A short Maigret in the classic Simenon tradition wherein Maigret solves a baffling mystery. An old woman and her maid is killed by a man to whom all the evidence points, yet even though he was the arresting officer, Maigret cannot reconcile the psychology of the man with the evidence. He arranges for the convicted killer to escape, risking his reputation and job discovering the identity of the true murderer while drawing on his pipe and sipping at his Calvados.The Maigret novels are addictive.

  • Mark
    2019-03-27 23:55

    A Man's Head felt like one of the best Maigret novels I'd read yet, until a rather unsatisfying final solution to the mystery. It starts with a bang as Maigret allows a death-row prisoner to escape in order to help Maigret find the real murderer. I especially liked the interplay between Maigret and the actual murderer, reflecting Simenon's recurring theme of kinship between criminal and detective.

  • Shams Alizada
    2019-03-30 03:51

    İlk başlarda aşırı sıkıcı, karmakarışık gibi gözükmesi sizi aldatmasın, az kalsın beni okumaktan vazgeçiriyordu. Ne iyi ki vazgeçmemişim diyebiliyorsam 4.5 puanı hak ediyor.Spoiler vermek istemiyorum tek diyeceğim Radek karakterini iyi inceleyin. Adam başlı başına kitap. Kitap heyecanlandırdı mı? Heyecanlandırdı.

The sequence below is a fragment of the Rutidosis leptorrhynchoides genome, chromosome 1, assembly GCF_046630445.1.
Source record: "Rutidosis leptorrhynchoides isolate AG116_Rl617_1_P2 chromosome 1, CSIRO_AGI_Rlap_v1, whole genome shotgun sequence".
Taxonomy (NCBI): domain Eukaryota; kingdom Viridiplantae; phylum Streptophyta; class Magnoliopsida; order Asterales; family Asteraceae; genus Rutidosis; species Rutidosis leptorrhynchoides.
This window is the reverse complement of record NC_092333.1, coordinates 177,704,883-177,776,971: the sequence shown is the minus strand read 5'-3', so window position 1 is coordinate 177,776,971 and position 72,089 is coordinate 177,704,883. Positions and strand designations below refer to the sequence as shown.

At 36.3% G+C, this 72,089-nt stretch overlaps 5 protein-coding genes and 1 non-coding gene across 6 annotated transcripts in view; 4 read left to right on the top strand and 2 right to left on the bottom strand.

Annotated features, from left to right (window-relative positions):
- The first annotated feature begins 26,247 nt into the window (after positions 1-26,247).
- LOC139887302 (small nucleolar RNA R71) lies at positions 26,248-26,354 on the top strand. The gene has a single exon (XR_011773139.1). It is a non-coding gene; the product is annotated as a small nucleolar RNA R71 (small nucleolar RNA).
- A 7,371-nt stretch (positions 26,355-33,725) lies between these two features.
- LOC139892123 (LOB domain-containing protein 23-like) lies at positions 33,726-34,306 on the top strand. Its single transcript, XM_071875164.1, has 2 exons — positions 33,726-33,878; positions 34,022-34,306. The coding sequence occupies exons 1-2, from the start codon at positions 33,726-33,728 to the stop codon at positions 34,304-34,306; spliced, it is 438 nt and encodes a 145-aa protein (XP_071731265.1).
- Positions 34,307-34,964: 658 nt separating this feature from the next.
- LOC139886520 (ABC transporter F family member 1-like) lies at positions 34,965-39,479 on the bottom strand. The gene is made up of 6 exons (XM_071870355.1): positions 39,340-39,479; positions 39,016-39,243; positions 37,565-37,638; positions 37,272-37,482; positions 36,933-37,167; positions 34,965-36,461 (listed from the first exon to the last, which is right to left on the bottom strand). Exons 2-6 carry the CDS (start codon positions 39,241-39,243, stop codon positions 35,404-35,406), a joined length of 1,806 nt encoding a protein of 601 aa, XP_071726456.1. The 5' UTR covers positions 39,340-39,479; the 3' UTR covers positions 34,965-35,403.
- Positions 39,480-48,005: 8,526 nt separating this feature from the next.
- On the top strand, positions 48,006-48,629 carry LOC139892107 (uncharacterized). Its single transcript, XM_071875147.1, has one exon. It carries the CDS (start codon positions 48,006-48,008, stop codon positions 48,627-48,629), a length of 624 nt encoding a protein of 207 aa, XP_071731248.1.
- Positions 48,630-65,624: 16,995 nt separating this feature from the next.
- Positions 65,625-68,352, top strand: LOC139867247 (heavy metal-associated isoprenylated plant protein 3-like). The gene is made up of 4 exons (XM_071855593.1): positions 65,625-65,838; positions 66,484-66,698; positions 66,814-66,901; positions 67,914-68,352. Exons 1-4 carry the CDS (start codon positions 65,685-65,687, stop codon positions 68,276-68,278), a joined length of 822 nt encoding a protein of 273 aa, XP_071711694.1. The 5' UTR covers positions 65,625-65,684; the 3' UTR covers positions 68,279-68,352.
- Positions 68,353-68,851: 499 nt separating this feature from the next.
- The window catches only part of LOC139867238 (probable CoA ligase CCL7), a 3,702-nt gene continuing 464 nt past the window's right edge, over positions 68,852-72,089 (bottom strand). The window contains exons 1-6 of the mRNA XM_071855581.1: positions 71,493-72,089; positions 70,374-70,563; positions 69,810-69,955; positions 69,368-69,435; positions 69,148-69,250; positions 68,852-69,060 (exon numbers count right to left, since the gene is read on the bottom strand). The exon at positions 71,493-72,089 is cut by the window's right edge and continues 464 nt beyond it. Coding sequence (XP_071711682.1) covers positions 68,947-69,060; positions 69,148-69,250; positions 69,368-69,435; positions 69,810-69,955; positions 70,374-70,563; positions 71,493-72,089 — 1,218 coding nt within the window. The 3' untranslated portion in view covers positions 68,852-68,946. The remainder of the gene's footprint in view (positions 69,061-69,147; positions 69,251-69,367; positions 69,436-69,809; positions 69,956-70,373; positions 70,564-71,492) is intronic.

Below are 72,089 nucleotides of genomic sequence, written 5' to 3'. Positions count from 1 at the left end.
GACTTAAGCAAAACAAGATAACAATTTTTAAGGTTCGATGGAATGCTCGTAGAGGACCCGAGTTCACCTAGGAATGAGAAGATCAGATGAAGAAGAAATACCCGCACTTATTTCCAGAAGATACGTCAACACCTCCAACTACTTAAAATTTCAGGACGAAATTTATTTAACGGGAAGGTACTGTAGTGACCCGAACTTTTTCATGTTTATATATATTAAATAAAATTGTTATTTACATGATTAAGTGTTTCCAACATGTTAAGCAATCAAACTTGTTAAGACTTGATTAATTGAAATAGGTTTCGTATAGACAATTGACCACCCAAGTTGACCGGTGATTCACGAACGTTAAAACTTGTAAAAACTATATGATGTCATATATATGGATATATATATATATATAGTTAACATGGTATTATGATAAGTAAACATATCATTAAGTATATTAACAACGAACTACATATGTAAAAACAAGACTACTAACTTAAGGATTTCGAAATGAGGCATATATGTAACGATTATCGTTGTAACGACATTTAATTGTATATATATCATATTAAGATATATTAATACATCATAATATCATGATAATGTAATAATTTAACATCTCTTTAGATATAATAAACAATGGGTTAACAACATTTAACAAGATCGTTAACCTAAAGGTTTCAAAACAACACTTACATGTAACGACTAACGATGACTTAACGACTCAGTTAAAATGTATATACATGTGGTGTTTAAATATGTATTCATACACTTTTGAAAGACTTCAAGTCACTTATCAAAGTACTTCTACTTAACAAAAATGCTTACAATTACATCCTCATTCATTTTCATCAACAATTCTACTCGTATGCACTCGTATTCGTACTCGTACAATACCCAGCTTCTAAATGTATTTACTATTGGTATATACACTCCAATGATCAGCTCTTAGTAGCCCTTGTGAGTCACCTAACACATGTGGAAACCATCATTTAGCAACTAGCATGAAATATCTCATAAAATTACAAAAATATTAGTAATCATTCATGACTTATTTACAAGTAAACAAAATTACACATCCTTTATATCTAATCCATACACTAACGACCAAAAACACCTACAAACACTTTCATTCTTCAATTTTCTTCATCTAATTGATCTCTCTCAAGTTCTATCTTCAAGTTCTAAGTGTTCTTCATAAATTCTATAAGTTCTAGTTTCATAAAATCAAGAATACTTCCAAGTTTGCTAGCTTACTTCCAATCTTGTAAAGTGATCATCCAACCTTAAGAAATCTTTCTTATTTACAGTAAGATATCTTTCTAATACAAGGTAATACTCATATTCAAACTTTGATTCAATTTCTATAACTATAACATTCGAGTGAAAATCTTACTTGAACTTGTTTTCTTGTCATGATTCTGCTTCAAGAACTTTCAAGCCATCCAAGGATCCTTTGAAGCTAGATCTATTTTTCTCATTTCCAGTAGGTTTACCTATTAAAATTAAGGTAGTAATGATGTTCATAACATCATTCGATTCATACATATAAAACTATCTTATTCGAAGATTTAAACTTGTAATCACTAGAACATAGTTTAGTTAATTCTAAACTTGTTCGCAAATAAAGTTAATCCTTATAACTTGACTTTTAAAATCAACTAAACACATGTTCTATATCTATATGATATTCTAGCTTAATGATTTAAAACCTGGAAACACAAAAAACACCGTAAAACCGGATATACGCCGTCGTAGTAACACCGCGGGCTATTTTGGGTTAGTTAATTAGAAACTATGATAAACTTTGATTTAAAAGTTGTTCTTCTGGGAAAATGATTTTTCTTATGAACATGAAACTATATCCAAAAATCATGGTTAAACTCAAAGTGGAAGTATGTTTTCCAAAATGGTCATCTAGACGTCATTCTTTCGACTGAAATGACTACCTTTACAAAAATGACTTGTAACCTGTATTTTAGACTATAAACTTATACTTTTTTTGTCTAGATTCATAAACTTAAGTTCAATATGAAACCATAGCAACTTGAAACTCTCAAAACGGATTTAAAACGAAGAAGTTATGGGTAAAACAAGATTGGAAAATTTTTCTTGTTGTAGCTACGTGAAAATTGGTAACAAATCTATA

• Claudia
    2019-03-30 04:42

    Meh. I've now read two Maigret novels, and I just don't see what the big sneeze is about them. I read one in French, and thought, "Meh...but maybe it's because my French is rusty." Well, now I've read one in English, and had exactly the same reaction, so I don't think the language is the problem.There's just not much there, there.

  • Jason Paulios
    2019-04-14 07:36

    Definitely wouldn't have seen this ending coming, one of his darkest and most psychologically complicated Maigret stories that I've read. Most are pretty slick and good enough to just keep reading one after another, this one actually made me stop and think afterwards.

  • Megan
    2019-04-02 07:01

    Highly enjoyable. Always like a bit of the cat and mouse game between detective and criminal.

  • Karen
    2019-04-09 02:59

    Simenon's Maigret novels continue to be addicting.

  • Kenneth
    2019-04-02 00:56

    Another fast paced Inspector Maigret mystery, a real page turner.

  • notgettingenough
    2019-04-13 05:54